What’s your take on splitting the bill when eating out with your date?
Before you continue (or you might not), there are some words for you!
很合理 Hěn hélǐ : very reasonable
各付各的 gè fù gè de : to pay for what you order
我請客 Wǒ qǐngkè: It’s on me./ My treat
熱戀期 rèliàn qī: the very first stage in the relationship. Couples fall in love madly with each other and ignore all the shortcomings on their partners during this period.
愛情長跑 àiqíng chángpǎo: to describe a long-term relationship, 長跑 is long run, so it’s saying the love between couples is like the long run, steady and sturdy.
秋後算帳 qiū hòu suàn zhàng: to pick at someone afterward.
有助於yǒu zhù yú: something is helpful to something.
There’s nothing that can arouse more debate than the issuing of who should take care of the bill. Several generations ago, the phrase “Dutch” or “Dutch the bill" wasn’t introduced because men would usually take care of this. But as people are growing more financially independent, especially women, splitting the bill became a common practice among young people. There’re indeed many ways in terms of “splitting the bill”, we can divide the total per head, we can split the bill based on individual consumption, and we can split food and drink bills. It is mindboggling just to imagine how many times one needs to ask others about what and how much they order, right?
Based on my history of eating out with friends, plus so many embarrassing moments standing in front of the cashier and meeting the eyes of waiters without knowing how much to pay, I have the right to say that I don’t like to split the bill. I hate to argue with my friends over who should pay what and whether to round up the service fee. Such petty things don’t worth my time. But sometimes those few dollars topped up in my bill still make me feel somewhat irritated. Of course, I would never bring this issue up with my friends, perhaps out of embarrassment, but over a few times, I started to realize that’s indeed an interesting topic to discuss.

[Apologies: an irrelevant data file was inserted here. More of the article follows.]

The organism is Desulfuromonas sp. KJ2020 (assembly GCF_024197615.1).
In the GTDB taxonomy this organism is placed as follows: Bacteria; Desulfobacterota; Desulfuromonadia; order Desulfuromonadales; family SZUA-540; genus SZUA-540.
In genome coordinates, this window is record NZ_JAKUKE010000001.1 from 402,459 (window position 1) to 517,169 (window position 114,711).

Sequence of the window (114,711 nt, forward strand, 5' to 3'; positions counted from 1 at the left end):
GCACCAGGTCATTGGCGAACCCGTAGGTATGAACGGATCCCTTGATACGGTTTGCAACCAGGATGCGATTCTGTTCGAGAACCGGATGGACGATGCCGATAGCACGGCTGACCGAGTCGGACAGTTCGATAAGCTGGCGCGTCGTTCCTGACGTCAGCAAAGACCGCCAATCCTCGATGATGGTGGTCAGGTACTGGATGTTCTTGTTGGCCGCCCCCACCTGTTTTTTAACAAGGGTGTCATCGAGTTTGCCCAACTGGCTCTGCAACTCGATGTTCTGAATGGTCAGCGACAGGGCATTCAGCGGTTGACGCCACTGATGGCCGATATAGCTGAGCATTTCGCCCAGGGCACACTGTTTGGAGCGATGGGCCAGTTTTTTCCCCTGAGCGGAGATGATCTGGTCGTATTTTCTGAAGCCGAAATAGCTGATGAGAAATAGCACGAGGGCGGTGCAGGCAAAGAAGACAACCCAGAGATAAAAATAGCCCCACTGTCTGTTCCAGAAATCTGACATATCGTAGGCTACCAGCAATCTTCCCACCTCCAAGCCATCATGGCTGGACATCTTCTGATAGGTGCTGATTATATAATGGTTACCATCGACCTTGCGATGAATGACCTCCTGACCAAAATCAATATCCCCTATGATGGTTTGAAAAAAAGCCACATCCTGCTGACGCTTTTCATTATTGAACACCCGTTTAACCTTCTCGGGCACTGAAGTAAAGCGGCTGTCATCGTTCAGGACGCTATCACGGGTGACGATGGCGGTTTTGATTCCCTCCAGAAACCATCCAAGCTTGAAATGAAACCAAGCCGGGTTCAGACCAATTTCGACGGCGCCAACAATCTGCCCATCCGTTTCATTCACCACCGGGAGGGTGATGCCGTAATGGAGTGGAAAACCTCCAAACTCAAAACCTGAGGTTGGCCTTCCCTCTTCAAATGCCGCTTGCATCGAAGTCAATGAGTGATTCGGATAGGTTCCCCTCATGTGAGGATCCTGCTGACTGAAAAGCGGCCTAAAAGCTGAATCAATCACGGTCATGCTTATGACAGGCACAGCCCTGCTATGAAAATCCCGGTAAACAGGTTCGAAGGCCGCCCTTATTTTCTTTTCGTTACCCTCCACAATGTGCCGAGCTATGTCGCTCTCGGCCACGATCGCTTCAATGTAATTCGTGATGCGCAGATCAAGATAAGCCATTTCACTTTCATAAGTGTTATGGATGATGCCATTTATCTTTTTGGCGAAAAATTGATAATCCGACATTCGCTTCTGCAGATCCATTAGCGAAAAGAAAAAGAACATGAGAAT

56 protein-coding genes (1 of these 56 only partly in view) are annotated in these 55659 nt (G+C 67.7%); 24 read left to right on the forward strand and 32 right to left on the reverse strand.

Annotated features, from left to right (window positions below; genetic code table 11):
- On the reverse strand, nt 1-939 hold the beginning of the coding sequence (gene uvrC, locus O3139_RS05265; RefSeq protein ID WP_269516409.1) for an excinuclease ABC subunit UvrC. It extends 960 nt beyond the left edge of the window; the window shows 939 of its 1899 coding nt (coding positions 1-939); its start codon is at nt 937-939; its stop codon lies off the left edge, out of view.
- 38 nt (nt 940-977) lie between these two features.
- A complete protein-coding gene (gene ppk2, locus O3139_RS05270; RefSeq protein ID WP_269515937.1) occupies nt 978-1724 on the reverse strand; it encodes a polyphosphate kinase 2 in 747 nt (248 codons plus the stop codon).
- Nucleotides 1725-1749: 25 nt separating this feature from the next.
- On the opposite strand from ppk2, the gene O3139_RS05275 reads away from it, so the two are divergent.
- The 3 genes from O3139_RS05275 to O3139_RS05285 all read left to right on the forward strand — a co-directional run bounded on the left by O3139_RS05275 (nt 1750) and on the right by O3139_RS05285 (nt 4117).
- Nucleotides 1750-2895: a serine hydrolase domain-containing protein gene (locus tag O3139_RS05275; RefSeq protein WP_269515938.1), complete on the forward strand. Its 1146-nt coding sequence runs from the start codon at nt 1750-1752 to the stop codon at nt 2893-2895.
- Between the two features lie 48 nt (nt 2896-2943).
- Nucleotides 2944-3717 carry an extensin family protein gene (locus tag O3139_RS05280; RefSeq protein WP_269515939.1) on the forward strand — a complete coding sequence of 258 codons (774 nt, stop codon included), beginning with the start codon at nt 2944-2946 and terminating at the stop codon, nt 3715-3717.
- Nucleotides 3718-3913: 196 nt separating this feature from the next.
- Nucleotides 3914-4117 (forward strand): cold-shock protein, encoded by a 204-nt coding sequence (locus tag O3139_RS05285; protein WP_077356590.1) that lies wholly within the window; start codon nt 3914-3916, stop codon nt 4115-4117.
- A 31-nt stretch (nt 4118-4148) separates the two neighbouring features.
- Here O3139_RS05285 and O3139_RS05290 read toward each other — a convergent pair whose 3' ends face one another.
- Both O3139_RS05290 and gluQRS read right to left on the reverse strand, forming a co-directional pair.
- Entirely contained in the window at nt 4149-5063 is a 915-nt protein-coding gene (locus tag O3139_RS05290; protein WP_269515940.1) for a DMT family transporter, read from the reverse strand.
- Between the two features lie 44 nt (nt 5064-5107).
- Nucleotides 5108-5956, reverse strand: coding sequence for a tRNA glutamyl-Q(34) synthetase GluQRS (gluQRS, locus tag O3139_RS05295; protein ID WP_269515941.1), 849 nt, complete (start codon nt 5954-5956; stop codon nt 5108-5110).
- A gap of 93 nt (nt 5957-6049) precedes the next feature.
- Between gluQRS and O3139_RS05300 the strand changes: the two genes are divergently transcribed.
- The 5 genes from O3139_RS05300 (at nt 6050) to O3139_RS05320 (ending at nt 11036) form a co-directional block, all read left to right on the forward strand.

So I have my Taiwanese friends answer the questions.
Bridget, 23, Taichung
I think it’s very reasonable. If you go out to dinner with the same sex, you know that you have to pay for what you ordered. It doesn’t make sense to suddenly forget this when eating out with the opposite sex. I think it is the most basic rule of being a human being? I don’t know…
Jean, 33, Taipei
Very good, everyone pays their own living expenses ~ there will be no pressure on each other
Chen, 22, Taichung
I think it’s okay to treat one party occasionally, but it’s too much if I need to cover up the bill every time, and I will feel a little despised.
Erin, 19, Taichung
Whether it is a couple in love, a couple talking about marriage, or couples in a long-term relationship, as long as they are not married, they are just couples, then stick to their roles as boyfriend/girlfriend, and they must split the bill to avoid breaking up. Unless you are 100% confident that you will get married, or you are not married but 100% sure that neither of you will pick at each other afterward, which is another story. But if today is the birthday of the other or there is something worth celebrating, then the man/woman will let their partners pay if they want. After all, when necessary, the other party’s “sense of being needed” needs to be satisfied, so that he/she has a sense of “being needed”. You’ve done something”, which helps increase intimacy.
Ariel, 22, Taichung
Splitting the bill is very important! No one owes anyone in a relationship, it is equal.
Cindy, 24, Taichung
I think splitting the bill is pretty good, the taking turns to treat each other is also good.
Heidi, 19, Texas
I usually pay for my own consumption.
That’s the end! See you next time with more interesting content!